# What is a $\langle , \rangle_{H}$? And how do you prove that it is an inner product?

We were given this problem:

For the inner product space $$V$$ and its subspace $$H$$, let $$Q = \{E(v)\,|\,v\in V\}$$ be the vector space.

Define addition in $$Q$$ by: for $$v, w\in V, E(v)\oplus E(w) = E(v + w)$$.

Define scalar multiplication in Q by: for $$v \in V$$ and $$\rho\in \mathbb{R}, \rho E(v) = E(\rho v)$$.

For $$v\in V$$, define $$E(v) = \{v+h\,|\,h\in H\}$$.

Define for $$u,v\in V$$, and $$u = u_1 + u_2, v = v_1 + v_2$$ where $$u_1, v_1 \in H$$ and $$u_2, v_2\in H^{\bot}$$, \begin{align*} \langle E(u), E(v)\rangle_H = \langle u_2, v_2\rangle \end{align*}

Prove or disprove: $$\langle \, ,\,\rangle_H$$ is an inner product on $$Q$$.

What is $$\langle \,,\,\rangle_H$$? Anyway, here are my initial thoughts in solving the problem:

To prove $$\langle , \rangle_H$$ is an inner product on $$Q$$, we have to prove the following:

1. For all $$E(a), E(b), E(y)\in V$$, $$\langle E(a), E(b) + E(y)\rangle_H = \langle E(a), E(b)\rangle + \langle E(a), E(y)\rangle_H$$. \begin{align*} \langle E(a), E(b) + E(y)\rangle_H = E(a)_H \cdot E(b + y)_H &= \begin{pmatrix} a_1\\ a_2\\ \vdots\\ a_n \end{pmatrix}\cdot \begin{pmatrix} b_1 + y_1\\ b_2 + y_2\\ \vdots\\ b_n + y_n \end{pmatrix}\\ &= \sum_{i=1}^{n} a_i(b_i+y_i)\\ &= \sum_{i=1}^{n} a_ib_i + \sum_{i=1}^{n} a_iy_i\\ &= \begin{pmatrix} a_1\\ a_2\\ \vdots\\ a_n \end{pmatrix} \cdot \begin{pmatrix} b_1\\ b_2\\ \vdots\\ b_n \end{pmatrix} + \begin{pmatrix} a_1\\ a_2\\ \vdots\\ a_n \end{pmatrix} \cdot \begin{pmatrix} y_1\\ y_2\\ \vdots\\ y_n \end{pmatrix}\\ &= E(a)_H\cdot E(b)_H + E(a)_H \cdot E(y)_H\\ &= \langle E(a), E(b)\rangle + \langle E(a), E(y)\rangle_H \end{align*}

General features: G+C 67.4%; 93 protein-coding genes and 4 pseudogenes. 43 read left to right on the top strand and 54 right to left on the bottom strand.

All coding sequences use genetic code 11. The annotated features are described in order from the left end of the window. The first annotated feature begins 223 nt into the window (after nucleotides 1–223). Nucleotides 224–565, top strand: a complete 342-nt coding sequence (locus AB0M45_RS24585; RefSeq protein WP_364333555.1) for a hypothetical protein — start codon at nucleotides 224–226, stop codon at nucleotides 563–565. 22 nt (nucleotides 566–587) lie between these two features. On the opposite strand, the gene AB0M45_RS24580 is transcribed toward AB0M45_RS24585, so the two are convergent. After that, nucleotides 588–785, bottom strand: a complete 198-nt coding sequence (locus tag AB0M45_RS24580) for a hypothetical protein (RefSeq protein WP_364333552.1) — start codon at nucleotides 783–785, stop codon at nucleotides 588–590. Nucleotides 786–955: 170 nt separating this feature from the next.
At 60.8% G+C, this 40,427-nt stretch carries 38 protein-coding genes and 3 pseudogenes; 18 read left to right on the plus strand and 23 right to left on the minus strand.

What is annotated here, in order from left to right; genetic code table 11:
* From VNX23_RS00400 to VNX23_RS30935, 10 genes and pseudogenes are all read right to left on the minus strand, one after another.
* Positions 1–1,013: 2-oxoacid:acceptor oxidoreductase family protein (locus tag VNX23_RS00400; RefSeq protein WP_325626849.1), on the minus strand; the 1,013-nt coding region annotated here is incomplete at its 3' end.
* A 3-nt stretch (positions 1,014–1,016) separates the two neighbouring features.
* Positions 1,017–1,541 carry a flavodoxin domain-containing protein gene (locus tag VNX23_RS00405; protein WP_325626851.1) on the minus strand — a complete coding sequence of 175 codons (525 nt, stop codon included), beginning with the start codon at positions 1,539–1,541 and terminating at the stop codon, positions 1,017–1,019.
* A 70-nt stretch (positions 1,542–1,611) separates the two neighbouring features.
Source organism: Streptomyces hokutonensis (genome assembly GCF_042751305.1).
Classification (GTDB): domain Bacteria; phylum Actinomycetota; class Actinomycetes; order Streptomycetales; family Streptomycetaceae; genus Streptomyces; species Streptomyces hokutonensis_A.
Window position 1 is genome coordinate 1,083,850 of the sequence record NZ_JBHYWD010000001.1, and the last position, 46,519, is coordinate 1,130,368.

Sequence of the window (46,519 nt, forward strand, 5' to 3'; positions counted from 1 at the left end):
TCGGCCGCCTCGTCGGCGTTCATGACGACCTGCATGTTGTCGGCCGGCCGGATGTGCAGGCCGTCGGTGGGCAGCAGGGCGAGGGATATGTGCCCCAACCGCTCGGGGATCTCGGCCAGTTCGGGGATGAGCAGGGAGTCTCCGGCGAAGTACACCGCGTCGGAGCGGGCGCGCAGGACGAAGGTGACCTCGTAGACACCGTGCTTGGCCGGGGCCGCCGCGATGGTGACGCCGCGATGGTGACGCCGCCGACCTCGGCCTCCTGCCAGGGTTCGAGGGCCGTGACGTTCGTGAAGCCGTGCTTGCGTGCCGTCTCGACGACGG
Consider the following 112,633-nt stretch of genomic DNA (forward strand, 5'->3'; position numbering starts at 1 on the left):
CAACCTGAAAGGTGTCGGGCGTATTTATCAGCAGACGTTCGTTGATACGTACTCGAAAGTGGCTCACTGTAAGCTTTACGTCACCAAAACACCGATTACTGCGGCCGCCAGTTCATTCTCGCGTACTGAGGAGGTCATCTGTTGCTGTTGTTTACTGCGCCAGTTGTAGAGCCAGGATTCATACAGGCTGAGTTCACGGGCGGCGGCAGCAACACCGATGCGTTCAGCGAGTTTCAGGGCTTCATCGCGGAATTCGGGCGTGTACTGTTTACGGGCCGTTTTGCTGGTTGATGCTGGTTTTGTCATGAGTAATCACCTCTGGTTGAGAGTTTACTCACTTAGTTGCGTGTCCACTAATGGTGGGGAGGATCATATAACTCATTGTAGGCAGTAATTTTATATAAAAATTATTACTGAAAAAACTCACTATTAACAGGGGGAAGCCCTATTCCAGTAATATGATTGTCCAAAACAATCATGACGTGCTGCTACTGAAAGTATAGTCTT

2. For all vectors $$a, b\in V$$, $$\langle a, b\rangle = \langle b, a\rangle$$. \begin{align*} \langle a, b\rangle = E(a)_H\cdot E(b)_H &= \begin{pmatrix} a_1\\ a_2\\ \vdots\\ a_n \end{pmatrix}\cdot\begin{pmatrix} b_1\\ b_2\\ \vdots\\ b_n \end{pmatrix}\\ &= \sum_{i=1}^{n} a_ib_i\\ &= \sum_{i=1}^{n} b_ia_i\\ &= \begin{pmatrix} b_1\\ b_2\\ \vdots\\ b_n \end{pmatrix}\cdot \begin{pmatrix} a_1\\ a_2\\ \vdots\\ a_n \end{pmatrix}\\ &= E(b)_H\cdot E(a)_H\\ &= \langle b, a\rangle \end{align*}
3. For all vectors $$a, b$$ and for all real numbers $$r \in \mathbb{R}, \langle ra,b\rangle = r\langle a,b\rangle$$. \begin{align*} \langle ra, b\rangle = E(ra)_H\cdot E(b)_H &= \begin{pmatrix} ra_1\\ ra_2\\ \vdots\\ ra_n \end{pmatrix}\cdot \begin{pmatrix} b_1\\ b_2\\ \vdots\\ b_n \end{pmatrix}\\ &= \sum_{i=1}^{n} (ra_i)b_i\\ &= r\sum_{i=1}^{n} a_ib_i\\ &= r\begin{pmatrix} a_1\\ a_2\\ \vdots\\ a_n \end{pmatrix}\cdot \begin{pmatrix} b_1\\ b_2\\ \vdots\\ b_n \end{pmatrix}\\ &= r(E(a)_H\cdot E(b)_H)\\ &= r\langle a,b\rangle \end{align*}
4. For all vectors $$a\in V, \langle a,a \rangle \geq 0$$ and $$\langle a,a \rangle = 0$$ iff $$a = 0$$. \begin{align*} \langle a, a\rangle = E(a)_H \cdot E(a)_H &= \begin{pmatrix} a_1\\ a_2\\ \vdots\\ a_n \end{pmatrix}\cdot \begin{pmatrix} a_1\\ a_2\\ \vdots\\ a_n \end{pmatrix}\\ &= \sum_{i=1}^{n} {a_i}^2 \geq 0 \end{align*} But then again, I have no idea what $$\langle\,,\,\rangle_H$$ is.